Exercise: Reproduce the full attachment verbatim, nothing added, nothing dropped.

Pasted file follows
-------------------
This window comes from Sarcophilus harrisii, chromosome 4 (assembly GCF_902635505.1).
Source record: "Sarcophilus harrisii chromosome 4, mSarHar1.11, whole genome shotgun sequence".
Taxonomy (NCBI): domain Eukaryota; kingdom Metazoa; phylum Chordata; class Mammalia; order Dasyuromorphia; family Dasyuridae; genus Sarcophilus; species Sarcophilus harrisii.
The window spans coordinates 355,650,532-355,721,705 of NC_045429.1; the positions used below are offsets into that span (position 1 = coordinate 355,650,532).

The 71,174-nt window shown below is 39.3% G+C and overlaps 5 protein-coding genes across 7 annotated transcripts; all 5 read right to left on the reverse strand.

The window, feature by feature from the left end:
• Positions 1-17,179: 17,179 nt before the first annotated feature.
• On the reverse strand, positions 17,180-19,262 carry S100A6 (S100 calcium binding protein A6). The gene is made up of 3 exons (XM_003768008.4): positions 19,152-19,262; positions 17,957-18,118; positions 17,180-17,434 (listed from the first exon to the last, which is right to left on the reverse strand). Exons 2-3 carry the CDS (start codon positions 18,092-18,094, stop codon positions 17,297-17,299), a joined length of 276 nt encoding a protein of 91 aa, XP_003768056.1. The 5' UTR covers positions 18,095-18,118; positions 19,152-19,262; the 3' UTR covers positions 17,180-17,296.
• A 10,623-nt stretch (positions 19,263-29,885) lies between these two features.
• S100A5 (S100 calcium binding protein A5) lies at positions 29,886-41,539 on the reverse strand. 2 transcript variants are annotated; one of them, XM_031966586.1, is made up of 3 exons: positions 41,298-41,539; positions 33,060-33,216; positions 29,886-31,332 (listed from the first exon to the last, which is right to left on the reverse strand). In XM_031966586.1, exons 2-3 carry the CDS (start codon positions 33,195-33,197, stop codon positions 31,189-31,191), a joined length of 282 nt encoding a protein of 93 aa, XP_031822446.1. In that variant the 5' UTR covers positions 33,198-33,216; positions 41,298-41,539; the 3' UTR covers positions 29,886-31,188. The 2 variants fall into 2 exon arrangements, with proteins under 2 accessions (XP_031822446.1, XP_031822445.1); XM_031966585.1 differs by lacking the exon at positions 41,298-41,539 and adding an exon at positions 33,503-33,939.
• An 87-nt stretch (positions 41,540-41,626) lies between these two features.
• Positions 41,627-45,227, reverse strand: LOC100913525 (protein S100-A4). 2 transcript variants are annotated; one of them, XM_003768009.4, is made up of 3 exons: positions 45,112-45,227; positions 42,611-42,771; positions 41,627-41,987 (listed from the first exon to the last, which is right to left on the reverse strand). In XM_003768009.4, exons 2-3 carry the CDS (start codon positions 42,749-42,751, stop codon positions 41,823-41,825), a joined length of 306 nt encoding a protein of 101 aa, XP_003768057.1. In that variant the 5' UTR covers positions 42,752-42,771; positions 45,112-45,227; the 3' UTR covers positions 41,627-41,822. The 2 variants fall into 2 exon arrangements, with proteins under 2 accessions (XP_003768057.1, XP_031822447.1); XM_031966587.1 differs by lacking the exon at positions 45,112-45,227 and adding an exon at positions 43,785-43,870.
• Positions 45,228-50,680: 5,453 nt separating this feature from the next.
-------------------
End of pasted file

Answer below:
This window comes from Sarcophilus harrisii, chromosome 4 (assembly GCF_902635505.1).
Source record: "Sarcophilus harrisii chromosome 4, mSarHar1.11, whole genome shotgun sequence".
Taxonomy (NCBI): domain Eukaryota; kingdom Metazoa; phylum Chordata; class Mammalia; order Dasyuromorphia; family Dasyuridae; genus Sarcophilus; species Sarcophilus harrisii.
The window spans coordinates 355,650,532-355,721,705 of NC_045429.1; the positions used below are offsets into that span (position 1 = coordinate 355,650,532).

The 71,174-nt window shown below is 39.3% G+C and overlaps 5 protein-coding genes across 7 annotated transcripts; all 5 read right to left on the reverse strand.

The window, feature by feature from the left end:
• Positions 1-17,179: 17,179 nt before the first annotated feature.
• On the reverse strand, positions 17,180-19,262 carry S100A6 (S100 calcium binding protein A6). The gene is made up of 3 exons (XM_003768008.4): positions 19,152-19,262; positions 17,957-18,118; positions 17,180-17,434 (listed from the first exon to the last, which is right to left on the reverse strand). Exons 2-3 carry the CDS (start codon positions 18,092-18,094, stop codon positions 17,297-17,299), a joined length of 276 nt encoding a protein of 91 aa, XP_003768056.1. The 5' UTR covers positions 18,095-18,118; positions 19,152-19,262; the 3' UTR covers positions 17,180-17,296.
• A 10,623-nt stretch (positions 19,263-29,885) lies between these two features.
• S100A5 (S100 calcium binding protein A5) lies at positions 29,886-41,539 on the reverse strand. 2 transcript variants are annotated; one of them, XM_031966586.1, is made up of 3 exons: positions 41,298-41,539; positions 33,060-33,216; positions 29,886-31,332 (listed from the first exon to the last, which is right to left on the reverse strand). In XM_031966586.1, exons 2-3 carry the CDS (start codon positions 33,195-33,197, stop codon positions 31,189-31,191), a joined length of 282 nt encoding a protein of 93 aa, XP_031822446.1. In that variant the 5' UTR covers positions 33,198-33,216; positions 41,298-41,539; the 3' UTR covers positions 29,886-31,188. The 2 variants fall into 2 exon arrangements, with proteins under 2 accessions (XP_031822446.1, XP_031822445.1); XM_031966585.1 differs by lacking the exon at positions 41,298-41,539 and adding an exon at positions 33,503-33,939.
• An 87-nt stretch (positions 41,540-41,626) lies between these two features.
• Positions 41,627-45,227, reverse strand: LOC100913525 (protein S100-A4). 2 transcript variants are annotated; one of them, XM_003768009.4, is made up of 3 exons: positions 45,112-45,227; positions 42,611-42,771; positions 41,627-41,987 (listed from the first exon to the last, which is right to left on the reverse strand). In XM_003768009.4, exons 2-3 carry the CDS (start codon positions 42,749-42,751, stop codon positions 41,823-41,825), a joined length of 306 nt encoding a protein of 101 aa, XP_003768057.1. In that variant the 5' UTR covers positions 42,752-42,771; positions 45,112-45,227; the 3' UTR covers positions 41,627-41,822. The 2 variants fall into 2 exon arrangements, with proteins under 2 accessions (XP_003768057.1, XP_031822447.1); XM_031966587.1 differs by lacking the exon at positions 45,112-45,227 and adding an exon at positions 43,785-43,870.
• Positions 45,228-50,680: 5,453 nt separating this feature from the next.